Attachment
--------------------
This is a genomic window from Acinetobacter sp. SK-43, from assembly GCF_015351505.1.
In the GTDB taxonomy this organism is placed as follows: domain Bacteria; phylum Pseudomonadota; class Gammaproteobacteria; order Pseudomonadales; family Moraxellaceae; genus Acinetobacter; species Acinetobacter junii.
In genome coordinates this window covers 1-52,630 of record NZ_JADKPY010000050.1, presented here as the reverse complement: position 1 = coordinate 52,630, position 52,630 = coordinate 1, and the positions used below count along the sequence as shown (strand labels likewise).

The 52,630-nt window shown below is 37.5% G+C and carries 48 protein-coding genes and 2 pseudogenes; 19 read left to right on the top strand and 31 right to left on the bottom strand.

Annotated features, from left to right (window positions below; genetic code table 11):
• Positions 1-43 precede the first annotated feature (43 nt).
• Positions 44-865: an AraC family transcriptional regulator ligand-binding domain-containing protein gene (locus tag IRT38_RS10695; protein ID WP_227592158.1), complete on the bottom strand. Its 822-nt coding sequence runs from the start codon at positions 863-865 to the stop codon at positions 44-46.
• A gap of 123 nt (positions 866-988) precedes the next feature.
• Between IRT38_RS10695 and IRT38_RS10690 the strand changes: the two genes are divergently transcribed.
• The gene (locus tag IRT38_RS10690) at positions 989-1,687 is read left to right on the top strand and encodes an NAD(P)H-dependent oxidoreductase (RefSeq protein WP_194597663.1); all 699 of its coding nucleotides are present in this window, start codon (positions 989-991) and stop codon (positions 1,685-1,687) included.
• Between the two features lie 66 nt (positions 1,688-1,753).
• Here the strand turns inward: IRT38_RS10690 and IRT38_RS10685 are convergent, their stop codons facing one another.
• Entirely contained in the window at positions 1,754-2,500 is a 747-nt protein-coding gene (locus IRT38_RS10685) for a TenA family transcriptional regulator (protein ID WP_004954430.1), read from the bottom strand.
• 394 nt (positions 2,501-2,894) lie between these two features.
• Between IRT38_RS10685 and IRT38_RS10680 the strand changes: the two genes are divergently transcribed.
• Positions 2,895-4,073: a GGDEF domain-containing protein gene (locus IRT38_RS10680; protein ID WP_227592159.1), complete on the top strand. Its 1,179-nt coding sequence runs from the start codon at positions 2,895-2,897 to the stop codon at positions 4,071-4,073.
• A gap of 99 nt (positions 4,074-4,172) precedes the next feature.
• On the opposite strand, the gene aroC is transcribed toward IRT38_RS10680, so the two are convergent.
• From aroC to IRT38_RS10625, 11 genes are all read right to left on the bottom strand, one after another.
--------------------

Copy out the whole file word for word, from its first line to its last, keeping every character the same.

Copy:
This is a genomic window from Acinetobacter sp. SK-43, from assembly GCF_015351505.1.
In the GTDB taxonomy this organism is placed as follows: domain Bacteria; phylum Pseudomonadota; class Gammaproteobacteria; order Pseudomonadales; family Moraxellaceae; genus Acinetobacter; species Acinetobacter junii.
In genome coordinates this window covers 1-52,630 of record NZ_JADKPY010000050.1, presented here as the reverse complement: position 1 = coordinate 52,630, position 52,630 = coordinate 1, and the positions used below count along the sequence as shown (strand labels likewise).

The 52,630-nt window shown below is 37.5% G+C and carries 48 protein-coding genes and 2 pseudogenes; 19 read left to right on the top strand and 31 right to left on the bottom strand.

Annotated features, from left to right (window positions below; genetic code table 11):
• Positions 1-43 precede the first annotated feature (43 nt).
• Positions 44-865: an AraC family transcriptional regulator ligand-binding domain-containing protein gene (locus tag IRT38_RS10695; protein ID WP_227592158.1), complete on the bottom strand. Its 822-nt coding sequence runs from the start codon at positions 863-865 to the stop codon at positions 44-46.
• A gap of 123 nt (positions 866-988) precedes the next feature.
• Between IRT38_RS10695 and IRT38_RS10690 the strand changes: the two genes are divergently transcribed.
• The gene (locus tag IRT38_RS10690) at positions 989-1,687 is read left to right on the top strand and encodes an NAD(P)H-dependent oxidoreductase (RefSeq protein WP_194597663.1); all 699 of its coding nucleotides are present in this window, start codon (positions 989-991) and stop codon (positions 1,685-1,687) included.
• Between the two features lie 66 nt (positions 1,688-1,753).
• Here the strand turns inward: IRT38_RS10690 and IRT38_RS10685 are convergent, their stop codons facing one another.
• Entirely contained in the window at positions 1,754-2,500 is a 747-nt protein-coding gene (locus IRT38_RS10685) for a TenA family transcriptional regulator (protein ID WP_004954430.1), read from the bottom strand.
• 394 nt (positions 2,501-2,894) lie between these two features.
• Between IRT38_RS10685 and IRT38_RS10680 the strand changes: the two genes are divergently transcribed.
• Positions 2,895-4,073: a GGDEF domain-containing protein gene (locus IRT38_RS10680; protein ID WP_227592159.1), complete on the top strand. Its 1,179-nt coding sequence runs from the start codon at positions 2,895-2,897 to the stop codon at positions 4,071-4,073.
• A gap of 99 nt (positions 4,074-4,172) precedes the next feature.
• On the opposite strand, the gene aroC is transcribed toward IRT38_RS10680, so the two are convergent.
• From aroC to IRT38_RS10625, 11 genes are all read right to left on the bottom strand, one after another.